Public sector entity (PSE) means a state, local authority, or other governmental subdivision below the sovereign entity level.

Publicly traded means traded on:

(1) Any exchange registered with the SEC as a national securities exchange under section 6 of the Securities Exchange Act of 1934 (15 U.S.C. 78f); or

(2) Any non-U.S.-based securities exchange that:

(i) Is registered with, or approved by, a national securities regulatory authority; and

(ii) Provides a liquid, two-way market for the instrument in question.

Qualifying securities borrowing transaction means a cash-collateralized securities borrowing transaction that meets the following conditions:

(1) The transaction is based on liquid and readily marketable securities;

(2) The transaction is marked-to-market daily;

(3) The transaction is subject to daily margin maintenance requirements; and

(4)(i) The transaction is a securities contract for the purposes of section 555 of the Bankruptcy Code (11 U.S.C. 555), a qualified financial contract for the purposes of section 11(e)(8) of the Federal Deposit Insurance Act (12 U.S.C. 1821(e)(8)), or a netting contract between or among financial institutions for the purposes of sections 401-407 of the Federal Deposit Insurance Corporation Improvement Act of 1991 (12 U.S.C. 4401-4407) or the Board's Regulation EE (12 CFR part 231); or

(ii) If the transaction does not meet the criteria in paragraph (4)(i) of this definition, either:

(A) The bank holding company has conducted sufficient legal review to reach a well-founded conclusion that:

(1) The securities borrowing agreement executed in connection with the transaction provides the bank holding company the right to accelerate, terminate, and close-out on a net basis all transactions under the agreement and to liquidate or set off collateral promptly upon an event of counterparty default, including in a bankruptcy, insolvency, or other similar proceeding of the counterparty; and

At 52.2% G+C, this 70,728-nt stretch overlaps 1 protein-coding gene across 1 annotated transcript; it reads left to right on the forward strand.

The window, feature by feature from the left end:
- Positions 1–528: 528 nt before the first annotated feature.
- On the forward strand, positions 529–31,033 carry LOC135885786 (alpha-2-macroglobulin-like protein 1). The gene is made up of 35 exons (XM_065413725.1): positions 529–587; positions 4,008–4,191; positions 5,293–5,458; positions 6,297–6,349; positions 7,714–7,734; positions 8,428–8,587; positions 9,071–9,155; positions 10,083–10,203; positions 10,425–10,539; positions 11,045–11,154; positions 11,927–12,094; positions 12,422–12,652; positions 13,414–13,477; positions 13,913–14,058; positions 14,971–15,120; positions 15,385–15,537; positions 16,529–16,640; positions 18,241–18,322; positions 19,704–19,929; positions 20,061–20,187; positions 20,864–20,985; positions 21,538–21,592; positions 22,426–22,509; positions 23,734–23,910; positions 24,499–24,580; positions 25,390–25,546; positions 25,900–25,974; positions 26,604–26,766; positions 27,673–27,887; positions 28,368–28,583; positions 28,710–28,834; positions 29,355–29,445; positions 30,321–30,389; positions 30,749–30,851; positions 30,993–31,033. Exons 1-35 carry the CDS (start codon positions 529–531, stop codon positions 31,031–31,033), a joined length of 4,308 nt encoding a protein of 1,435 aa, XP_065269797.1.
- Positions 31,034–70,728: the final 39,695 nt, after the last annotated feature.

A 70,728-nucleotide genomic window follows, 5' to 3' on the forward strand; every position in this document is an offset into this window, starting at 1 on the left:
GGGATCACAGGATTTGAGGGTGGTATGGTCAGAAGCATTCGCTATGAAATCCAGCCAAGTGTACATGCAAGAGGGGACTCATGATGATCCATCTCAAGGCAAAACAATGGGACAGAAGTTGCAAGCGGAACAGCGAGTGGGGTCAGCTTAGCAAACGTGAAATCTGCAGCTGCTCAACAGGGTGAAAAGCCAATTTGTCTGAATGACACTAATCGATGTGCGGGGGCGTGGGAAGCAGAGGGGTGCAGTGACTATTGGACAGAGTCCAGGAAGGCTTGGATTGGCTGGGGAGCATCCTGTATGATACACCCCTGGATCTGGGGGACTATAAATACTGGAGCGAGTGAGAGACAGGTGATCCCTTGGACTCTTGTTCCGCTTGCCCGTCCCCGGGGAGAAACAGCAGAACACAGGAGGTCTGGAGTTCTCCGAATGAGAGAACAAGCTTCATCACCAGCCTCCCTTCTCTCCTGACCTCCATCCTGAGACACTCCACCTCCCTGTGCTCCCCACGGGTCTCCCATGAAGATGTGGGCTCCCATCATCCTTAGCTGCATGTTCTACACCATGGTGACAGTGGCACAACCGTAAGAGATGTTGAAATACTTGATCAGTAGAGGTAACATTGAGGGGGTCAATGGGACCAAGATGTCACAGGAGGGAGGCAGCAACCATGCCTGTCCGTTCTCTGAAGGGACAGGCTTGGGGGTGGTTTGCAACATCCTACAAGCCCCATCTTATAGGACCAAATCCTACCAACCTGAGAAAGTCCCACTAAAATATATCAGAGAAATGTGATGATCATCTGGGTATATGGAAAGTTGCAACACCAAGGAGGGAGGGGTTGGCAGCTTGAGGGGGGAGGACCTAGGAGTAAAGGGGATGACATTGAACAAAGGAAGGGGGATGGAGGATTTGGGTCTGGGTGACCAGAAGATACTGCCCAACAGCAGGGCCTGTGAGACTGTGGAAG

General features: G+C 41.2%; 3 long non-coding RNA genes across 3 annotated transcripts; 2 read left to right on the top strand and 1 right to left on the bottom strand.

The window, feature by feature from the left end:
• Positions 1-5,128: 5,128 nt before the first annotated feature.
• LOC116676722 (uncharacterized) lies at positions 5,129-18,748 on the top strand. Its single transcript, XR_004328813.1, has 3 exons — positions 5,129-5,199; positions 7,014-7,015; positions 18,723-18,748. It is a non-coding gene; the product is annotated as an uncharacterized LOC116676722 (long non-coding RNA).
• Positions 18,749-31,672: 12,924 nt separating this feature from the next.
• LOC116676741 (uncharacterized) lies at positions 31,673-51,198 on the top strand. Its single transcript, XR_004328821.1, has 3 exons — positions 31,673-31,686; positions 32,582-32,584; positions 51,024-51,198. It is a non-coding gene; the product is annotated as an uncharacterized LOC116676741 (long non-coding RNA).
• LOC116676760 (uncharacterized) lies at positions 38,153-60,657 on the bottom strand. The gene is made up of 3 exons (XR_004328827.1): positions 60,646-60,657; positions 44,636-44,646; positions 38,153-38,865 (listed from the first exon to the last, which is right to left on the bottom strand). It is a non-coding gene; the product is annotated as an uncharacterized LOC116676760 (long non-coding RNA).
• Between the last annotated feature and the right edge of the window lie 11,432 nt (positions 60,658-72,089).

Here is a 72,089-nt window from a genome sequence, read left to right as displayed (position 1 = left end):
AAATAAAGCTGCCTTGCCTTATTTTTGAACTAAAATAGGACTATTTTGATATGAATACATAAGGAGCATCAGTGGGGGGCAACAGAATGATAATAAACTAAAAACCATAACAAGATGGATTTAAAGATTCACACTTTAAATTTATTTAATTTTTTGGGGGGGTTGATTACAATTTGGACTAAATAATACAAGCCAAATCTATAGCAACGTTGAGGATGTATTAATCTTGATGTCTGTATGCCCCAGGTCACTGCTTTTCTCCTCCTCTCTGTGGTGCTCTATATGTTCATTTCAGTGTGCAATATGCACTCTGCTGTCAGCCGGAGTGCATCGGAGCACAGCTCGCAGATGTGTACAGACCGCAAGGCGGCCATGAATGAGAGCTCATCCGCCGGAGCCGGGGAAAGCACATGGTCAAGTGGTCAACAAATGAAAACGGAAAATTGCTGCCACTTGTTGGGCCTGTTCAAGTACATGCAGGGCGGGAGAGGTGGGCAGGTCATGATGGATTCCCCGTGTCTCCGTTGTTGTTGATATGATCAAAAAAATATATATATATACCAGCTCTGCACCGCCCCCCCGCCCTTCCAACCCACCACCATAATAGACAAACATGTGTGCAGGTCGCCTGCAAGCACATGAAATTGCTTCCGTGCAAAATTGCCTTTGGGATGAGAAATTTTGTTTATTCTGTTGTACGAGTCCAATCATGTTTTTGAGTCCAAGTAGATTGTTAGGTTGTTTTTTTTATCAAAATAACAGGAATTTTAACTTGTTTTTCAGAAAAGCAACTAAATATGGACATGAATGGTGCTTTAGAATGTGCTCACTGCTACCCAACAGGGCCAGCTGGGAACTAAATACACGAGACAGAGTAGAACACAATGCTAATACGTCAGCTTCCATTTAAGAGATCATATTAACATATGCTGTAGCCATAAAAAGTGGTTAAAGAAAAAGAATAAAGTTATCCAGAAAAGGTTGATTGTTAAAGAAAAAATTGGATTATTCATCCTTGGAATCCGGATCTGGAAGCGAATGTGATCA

(2) Under applicable law of the relevant jurisdiction, its rights under the agreement are legal, valid, binding, and enforceable and any exercise of rights under the agreement will not be stayed or avoided; or

(B) The transaction is either overnight or unconditionally cancelable at any time by the bank holding company, and the bank holding company has conducted sufficient legal review to reach a well-founded conclusion that:

(1) The securities borrowing agreement executed in connection with the transaction provides the bank holding company the right to accelerate, terminate, and close-out on a net basis all transactions under the agreement and to liquidate or set off collateral promptly upon an event of counterparty default; and

(2) Under the law governing the agreement, its rights under the agreement are legal, valid, binding, and enforceable.

Resecuritization means a securitization in which one or more of the underlying exposures is a securitization position.

Resecuritization position means a covered position that is:

(1) An on- or off-balance sheet exposure to a resecuritization; or

(2) An exposure that directly or indirectly references a resecuritization exposure in paragraph (1) of this definition.

Revenue obligation means a bond or similar obligation, including loans and leases, that is an obligation of a state or other political subdivision of a sovereign entity, but for which the government entity is committed to repay with revenues from the specific project financed rather than with general tax funds.

SEC means the U.S. Securities and Exchange Commission.

Securitization means a transaction in which: